Photocatalytic industrial effluent treatment

Photocatalysis has been considered for a number of years to be an ideal technique for the treatment of industrial effluents. However, until now the cost of the process has been prohibitive for all but the most intractable problems. Recently Photox Bradford has developed a new approach to the application of the technique based around a new catalyst developed at the University of Bradford and a much simpler reactor design.


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Chemists at the University of Bradford have researched the suitability of

photocatalysts as an effective water treatment process for the part 20

years. They have accumulated expertise in the treatment of various organic

compounds as well as the removal of heavy metals from industrial process

water. Examples examined have included the destruction of dyes, pesticides

(OPs and SPs) phenols, cyanide, chromium removal, COD reduction,

surfactants, greases and oils.

Because the process gradually breaks down the contaminant molecule, no

residue of the original material remains and therefore no sludge requiring

disposal to landfill is produced. This results in considerable savings and a

simpler operation of the equipment involved.

Additionally, because the contaminant is attracted strongly to the surface

of the catalyst, the process will continue to work at very low

concentrations allowing sub part-per-million consents to be achieved.

Taken together, these two advantages mean that the product water may be

recycled, resulting in savings in the cost of input water and effluent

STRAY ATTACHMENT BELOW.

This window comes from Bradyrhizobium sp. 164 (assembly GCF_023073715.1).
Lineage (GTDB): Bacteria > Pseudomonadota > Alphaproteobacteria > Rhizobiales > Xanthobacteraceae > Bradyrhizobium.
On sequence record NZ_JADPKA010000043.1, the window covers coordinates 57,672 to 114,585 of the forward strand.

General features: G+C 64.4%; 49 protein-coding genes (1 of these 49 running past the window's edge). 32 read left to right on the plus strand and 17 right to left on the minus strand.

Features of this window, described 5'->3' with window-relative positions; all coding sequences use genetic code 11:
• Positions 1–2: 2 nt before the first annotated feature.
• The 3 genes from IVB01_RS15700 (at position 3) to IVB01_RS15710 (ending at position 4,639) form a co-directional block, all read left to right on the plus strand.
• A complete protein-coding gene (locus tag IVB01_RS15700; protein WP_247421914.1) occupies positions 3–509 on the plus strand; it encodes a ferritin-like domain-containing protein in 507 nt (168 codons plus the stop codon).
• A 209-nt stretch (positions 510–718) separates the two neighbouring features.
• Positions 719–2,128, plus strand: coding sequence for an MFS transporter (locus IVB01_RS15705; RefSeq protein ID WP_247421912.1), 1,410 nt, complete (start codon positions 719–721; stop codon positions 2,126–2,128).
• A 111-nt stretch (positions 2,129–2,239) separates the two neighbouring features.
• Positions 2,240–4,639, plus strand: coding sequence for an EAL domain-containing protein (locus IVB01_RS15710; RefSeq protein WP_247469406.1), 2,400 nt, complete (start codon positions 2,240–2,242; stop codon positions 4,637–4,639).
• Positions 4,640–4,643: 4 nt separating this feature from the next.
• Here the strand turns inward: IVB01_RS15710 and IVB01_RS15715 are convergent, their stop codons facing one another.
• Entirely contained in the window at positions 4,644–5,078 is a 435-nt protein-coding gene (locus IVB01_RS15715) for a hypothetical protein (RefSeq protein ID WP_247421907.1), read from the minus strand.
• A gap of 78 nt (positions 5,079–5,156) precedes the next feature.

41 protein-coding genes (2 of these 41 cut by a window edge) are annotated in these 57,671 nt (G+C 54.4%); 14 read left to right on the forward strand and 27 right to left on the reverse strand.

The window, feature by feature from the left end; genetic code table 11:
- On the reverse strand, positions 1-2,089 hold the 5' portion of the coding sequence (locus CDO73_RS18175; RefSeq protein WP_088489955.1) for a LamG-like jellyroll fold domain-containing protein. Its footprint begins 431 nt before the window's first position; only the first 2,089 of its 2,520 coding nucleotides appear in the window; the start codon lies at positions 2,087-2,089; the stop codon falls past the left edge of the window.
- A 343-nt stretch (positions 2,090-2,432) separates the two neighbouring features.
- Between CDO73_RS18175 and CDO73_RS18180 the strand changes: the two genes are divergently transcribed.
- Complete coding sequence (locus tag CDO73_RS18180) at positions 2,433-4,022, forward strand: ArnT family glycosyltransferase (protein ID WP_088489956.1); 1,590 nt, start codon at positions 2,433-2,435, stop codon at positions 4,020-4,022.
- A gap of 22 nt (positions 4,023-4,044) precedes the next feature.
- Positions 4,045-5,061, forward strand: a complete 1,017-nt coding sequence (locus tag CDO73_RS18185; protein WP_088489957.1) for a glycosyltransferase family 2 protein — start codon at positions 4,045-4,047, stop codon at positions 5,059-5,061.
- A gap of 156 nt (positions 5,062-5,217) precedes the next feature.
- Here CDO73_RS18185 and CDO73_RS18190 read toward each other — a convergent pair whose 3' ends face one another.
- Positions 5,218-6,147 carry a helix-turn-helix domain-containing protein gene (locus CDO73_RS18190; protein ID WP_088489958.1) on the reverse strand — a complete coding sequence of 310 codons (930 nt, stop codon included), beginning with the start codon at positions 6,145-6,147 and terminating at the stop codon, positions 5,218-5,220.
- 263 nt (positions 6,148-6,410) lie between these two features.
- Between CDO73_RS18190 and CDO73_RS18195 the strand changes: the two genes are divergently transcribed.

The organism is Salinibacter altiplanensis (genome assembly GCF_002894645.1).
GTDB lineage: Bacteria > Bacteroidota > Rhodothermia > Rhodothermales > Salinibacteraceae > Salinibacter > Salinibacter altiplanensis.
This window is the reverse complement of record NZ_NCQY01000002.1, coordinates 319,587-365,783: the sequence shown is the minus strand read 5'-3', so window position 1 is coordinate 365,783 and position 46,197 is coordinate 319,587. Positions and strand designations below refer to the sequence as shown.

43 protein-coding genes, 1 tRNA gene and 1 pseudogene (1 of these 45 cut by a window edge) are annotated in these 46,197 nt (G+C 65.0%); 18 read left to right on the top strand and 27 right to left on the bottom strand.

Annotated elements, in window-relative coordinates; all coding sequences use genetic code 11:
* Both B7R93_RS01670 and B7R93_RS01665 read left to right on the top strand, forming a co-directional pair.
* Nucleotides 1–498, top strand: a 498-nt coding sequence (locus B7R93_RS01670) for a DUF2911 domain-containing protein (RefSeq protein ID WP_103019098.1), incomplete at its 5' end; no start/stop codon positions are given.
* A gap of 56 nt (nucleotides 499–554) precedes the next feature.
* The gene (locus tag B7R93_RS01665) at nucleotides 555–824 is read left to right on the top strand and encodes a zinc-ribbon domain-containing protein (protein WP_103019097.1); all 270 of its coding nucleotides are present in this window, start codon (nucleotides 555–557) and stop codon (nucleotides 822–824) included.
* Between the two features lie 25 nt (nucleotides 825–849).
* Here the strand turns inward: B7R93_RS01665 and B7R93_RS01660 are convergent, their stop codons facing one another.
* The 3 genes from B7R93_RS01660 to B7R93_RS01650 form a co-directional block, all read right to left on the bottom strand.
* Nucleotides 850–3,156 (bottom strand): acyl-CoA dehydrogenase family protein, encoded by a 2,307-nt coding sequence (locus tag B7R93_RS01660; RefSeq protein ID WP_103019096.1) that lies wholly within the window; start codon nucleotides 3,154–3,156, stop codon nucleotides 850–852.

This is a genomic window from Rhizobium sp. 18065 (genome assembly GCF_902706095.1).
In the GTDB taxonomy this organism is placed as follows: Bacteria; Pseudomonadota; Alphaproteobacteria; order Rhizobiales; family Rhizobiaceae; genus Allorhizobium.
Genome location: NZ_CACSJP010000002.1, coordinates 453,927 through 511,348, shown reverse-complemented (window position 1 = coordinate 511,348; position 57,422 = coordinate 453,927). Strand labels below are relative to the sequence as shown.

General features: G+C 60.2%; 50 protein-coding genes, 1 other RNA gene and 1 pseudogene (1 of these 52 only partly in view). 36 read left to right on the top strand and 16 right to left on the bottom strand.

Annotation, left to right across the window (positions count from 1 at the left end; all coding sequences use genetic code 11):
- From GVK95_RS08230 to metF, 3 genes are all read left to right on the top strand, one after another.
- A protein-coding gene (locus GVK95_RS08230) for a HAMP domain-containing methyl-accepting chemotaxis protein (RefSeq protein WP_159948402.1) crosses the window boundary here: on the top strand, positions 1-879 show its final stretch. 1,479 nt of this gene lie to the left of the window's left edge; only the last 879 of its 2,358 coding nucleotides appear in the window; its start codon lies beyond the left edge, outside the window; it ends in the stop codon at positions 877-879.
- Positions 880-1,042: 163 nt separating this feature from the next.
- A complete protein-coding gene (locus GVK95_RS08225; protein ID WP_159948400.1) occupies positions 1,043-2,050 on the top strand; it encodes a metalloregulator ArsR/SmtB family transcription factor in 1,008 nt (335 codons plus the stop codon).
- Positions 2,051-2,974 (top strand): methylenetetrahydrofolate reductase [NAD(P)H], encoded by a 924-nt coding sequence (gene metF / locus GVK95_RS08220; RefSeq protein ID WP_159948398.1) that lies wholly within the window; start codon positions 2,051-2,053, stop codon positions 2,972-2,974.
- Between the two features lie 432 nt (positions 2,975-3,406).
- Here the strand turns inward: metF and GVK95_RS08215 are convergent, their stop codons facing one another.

charges.

Traditionally, in order for photocatalysis to be effective the catalyst has

been added to the effluent as an extremely fine dust. This makes the

catalyst efficient in its use of the UV light energy but the extremely fine

powder is difficult and expensive to recover from the effluent stream. This

has meant that approximately 90 per cent of the cost of treating process

effluents using this method has been due to the use of sophisticated solid

recovery methods ­ usually an expensive membrane and catalyst release

system. Quotes from a small US supplier have indicted that the approximate

capital cost for a typical UK dyer for example would be in the region of

£2-3 million.

As a result of the research conducted by Dr Bickley and Dr Hogg at the

University of Bradford, a catalyst with an activity that is comparable to

that of a fine dust but has an average particle size that is nearly 100

times larger has been developed. In practice, this means that instead of

using a custom-built form of ceramic membrane filtration system to remove

the catalyst at a cost of approximately £1 million per 10m3/hr capacity, a

standard off-the-shelf separator is able to remove the new, coarser catalyst

at a cost of approximately £6,000 per 10m3/hr capacity.

The system itself consists of a series of interconnected tanks and trays

above which are mounted standard UV lamps. A single pump is used to

reticulate the catalyst slurry via the separator and is the only moving

component in the flow system.

Following its formation in 1997, Photox has completed a number of successful

trials on a range of process effluents ranging from the removal of chromium

ions (15pm to 0ppm) to the complete removal of colour from screen printing

effluents.

In the summer of 1998, Photox won an innovation award from the Department of

Trade and Industry’s Smart Competition. This has been used to fund the

development, through a firm of engineering subcontractors, of a full-scale

production unit that can be transported to industrial sites to demonstrate

the effectiveness of the process on waste streams up to 10m3/hr. The unit is

modular and the process takes place at ambient temperatures and pressures.


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